Canadians split on pick-and-pay cable: poll by Ashley Csanady
Sep 5, 2014
The CRTC begins hearings Monday into sweeping changes for cable packages and television programming. An exclusive poll shows Canadians are skeptical.
Source: Calgary Herald
Canadians are split in their support of sweeping changes to cable and television the Canadian Radio-television and Telecommunications Commission (CRTC) is mulling, a Nanos Research poll exclusively provided to Canada.com reveals.
Forty-three per cent of Canadians support the CRTC proposals, while 41 per cent do not — a statistical tie given the poll’s margin of error. The CRTC begins Monday public hearings on the long list of proposals.
Pick-and-pay cable is foremost among those changes, but the proposed reforms would vastly alter the television landscape in Canada. And, if adopted in full, Canadian content advocates warn channels and some local news stations could be cut.
“Despite the fact that people understand that they might save money if the changes occurred… 41 per cent were willing to continue to pay more money if it meant that local stations were not going to close,” said Ian Morrison, spokesperson for Friends of Canadian Broadcasting, which commissioned the NANOS in conjunction with performers’ union ACTRA and Unifor, which represents many journalists and broadcasters.
The strong support Canadians hold for local news could also create political shockwaves if all the changes are adopted, Morrison warned. He said MPs will feel the effects if some of the smaller local channels — ones in markets like Thunder Bay or Kitimat not Toronto or Vancouver — lose revenue and shutter because of the CRTC proposals.
Local news is also growing its support: 84 per cent of Canadians said local news was “important” compared to 76 per cent during a similar poll in 2008.
“If you get enough Canadians upset, it’s going to become a political problem,” Morrison said.
The CRTC proposals include a change to simultaneous substitution, the rule that allows Canadian providers to sub local ads into big American broadcasts like the Oscars or the Superbowl. It’s a crucial revenue stream that independent stations and big cable companies can’t afford to lose when they’re already bleeding money and viewers to the internet.
The Conservative government pledged last fall in its Throne Speech to pursue pick-and-pay cable as part of a consumerist pitch to save Canadians money. But cable providers have cautioned that an à la carte cable menu won’t necessarily result in cheaper bills.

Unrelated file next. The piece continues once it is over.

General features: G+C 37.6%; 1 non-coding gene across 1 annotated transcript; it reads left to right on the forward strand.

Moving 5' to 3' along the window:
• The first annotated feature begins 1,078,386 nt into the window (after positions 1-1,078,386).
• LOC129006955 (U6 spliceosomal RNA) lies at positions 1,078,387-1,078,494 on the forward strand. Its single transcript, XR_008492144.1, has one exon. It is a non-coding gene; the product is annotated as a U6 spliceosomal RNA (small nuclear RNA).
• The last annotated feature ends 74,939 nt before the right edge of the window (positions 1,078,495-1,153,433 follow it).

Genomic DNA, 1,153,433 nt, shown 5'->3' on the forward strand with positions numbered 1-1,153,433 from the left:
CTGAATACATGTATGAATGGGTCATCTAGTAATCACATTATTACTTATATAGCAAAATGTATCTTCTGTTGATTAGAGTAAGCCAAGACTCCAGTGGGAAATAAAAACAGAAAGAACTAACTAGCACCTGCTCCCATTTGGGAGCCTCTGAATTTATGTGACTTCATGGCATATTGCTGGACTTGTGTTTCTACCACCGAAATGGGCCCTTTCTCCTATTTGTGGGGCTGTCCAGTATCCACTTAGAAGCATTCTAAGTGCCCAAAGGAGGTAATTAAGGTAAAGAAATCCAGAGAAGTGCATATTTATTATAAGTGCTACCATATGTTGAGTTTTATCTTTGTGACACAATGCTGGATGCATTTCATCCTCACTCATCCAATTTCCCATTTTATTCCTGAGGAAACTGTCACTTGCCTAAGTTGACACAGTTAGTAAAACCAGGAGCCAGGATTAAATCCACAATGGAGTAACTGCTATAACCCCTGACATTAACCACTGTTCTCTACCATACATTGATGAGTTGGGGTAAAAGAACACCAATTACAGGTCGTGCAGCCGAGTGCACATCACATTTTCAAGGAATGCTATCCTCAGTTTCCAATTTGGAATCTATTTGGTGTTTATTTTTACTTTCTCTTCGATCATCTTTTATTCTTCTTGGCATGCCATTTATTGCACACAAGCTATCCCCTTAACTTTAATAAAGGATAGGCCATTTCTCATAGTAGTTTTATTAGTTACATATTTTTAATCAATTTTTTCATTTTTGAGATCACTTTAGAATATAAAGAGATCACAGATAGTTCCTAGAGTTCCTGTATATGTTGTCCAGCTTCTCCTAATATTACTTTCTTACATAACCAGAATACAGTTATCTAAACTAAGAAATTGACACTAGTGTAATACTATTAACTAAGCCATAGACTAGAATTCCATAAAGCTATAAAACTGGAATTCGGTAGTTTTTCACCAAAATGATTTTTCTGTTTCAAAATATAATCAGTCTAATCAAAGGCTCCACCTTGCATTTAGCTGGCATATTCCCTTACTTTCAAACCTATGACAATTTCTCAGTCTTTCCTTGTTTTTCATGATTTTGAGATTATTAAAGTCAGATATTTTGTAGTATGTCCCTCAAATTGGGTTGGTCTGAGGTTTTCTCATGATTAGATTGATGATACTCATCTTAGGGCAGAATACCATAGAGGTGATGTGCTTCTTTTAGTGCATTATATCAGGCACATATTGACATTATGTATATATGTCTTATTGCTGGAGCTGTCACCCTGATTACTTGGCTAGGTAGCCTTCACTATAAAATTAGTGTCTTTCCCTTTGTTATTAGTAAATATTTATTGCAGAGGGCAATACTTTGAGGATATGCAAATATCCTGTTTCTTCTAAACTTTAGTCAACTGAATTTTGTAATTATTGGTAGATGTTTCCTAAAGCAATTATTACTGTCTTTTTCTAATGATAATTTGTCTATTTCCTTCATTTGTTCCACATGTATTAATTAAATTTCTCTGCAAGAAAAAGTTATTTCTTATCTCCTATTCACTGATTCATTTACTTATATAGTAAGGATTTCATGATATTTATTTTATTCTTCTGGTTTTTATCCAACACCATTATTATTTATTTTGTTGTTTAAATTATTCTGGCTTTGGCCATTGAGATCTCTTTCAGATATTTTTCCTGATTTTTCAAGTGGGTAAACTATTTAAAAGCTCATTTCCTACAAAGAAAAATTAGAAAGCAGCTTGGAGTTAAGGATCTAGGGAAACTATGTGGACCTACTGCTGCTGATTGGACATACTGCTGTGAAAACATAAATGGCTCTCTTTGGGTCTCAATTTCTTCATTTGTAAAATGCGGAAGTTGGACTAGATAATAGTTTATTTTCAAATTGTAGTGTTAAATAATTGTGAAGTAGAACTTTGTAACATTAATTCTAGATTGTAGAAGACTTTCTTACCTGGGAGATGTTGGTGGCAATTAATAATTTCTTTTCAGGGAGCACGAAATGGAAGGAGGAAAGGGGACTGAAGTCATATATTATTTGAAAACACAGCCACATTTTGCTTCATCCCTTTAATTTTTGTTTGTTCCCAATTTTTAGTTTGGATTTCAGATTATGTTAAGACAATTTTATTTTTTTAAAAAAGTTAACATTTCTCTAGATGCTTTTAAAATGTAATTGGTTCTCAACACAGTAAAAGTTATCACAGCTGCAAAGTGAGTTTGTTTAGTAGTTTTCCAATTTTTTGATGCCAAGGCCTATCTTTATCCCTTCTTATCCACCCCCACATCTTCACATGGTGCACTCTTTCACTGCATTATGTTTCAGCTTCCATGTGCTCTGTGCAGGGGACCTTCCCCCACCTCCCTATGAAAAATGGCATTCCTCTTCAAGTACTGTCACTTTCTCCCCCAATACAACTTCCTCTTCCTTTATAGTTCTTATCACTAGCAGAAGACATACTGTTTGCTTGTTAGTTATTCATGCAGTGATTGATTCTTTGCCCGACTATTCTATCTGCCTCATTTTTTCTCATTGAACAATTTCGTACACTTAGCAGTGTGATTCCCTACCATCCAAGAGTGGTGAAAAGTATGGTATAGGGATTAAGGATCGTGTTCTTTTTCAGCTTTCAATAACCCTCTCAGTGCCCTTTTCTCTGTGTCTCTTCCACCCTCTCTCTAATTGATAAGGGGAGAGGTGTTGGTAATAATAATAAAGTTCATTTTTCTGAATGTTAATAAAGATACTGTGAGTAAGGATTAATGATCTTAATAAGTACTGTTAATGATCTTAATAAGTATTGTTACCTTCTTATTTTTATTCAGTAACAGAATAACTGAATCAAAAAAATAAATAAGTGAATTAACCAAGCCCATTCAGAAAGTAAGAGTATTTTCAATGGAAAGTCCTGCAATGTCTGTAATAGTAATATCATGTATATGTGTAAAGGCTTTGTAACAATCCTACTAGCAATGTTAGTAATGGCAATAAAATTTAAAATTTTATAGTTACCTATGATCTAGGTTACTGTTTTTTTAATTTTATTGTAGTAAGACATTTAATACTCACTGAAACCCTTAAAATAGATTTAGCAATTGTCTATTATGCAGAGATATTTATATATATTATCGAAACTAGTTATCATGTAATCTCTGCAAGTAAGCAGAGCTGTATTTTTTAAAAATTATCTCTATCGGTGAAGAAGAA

A majority of Canadians — 62 per cent — believe the cable companies over the government. The poll found just 24 per cent believe the Prime Minister Stephen Harper’s pledge. Fourteen per cent were unsure.
Thirty-five per cent said it is “unlikely” the bills will drop; 19 per cent said it’s “somewhat unlikely;” 23 per cent said it’s “somewhat likely” and only 18 per cent said it’s “likely” they’ll see their monthly cable costs go down.
That’s especially interesting given the same poll shows that most Canadians have “high trust and confidence” in the Canadian government (43 per cent) more than their cable provider (29 per cent) — and that they trust the CBC (72 per cent) and the CRTC (62 per cent) even more than the other institutions.
Minister of Canadian Heritage Shelly Glover said in a statement that the government remains committed to unbundling Canadians’ cable and satellite packages.
“We don’t believe Canadians should be forced to pay for channels they don’t wish to watch. By moving to a pick-and-pay system, we will be leaving the choice of exactly which channels consumers wish to watch, and how much they wish to pay, in their hands where it belongs,” Glover said.
One thousand Canadians were surveyed between August 16 and 25. The margin of error is plus or minus 3.1 per cent 19 times out of twenty.
© Calgary Herald
Sep 5, 2014 — News Release: Nanos survey finds Canadians skeptical about CRTC TV proposals
On the eve of a CRTC hearing that could result in the gutting of Canada’s TV rules, a new Nanos survey finds the sweeping changes up for consideration are on shaky ground with Canadians.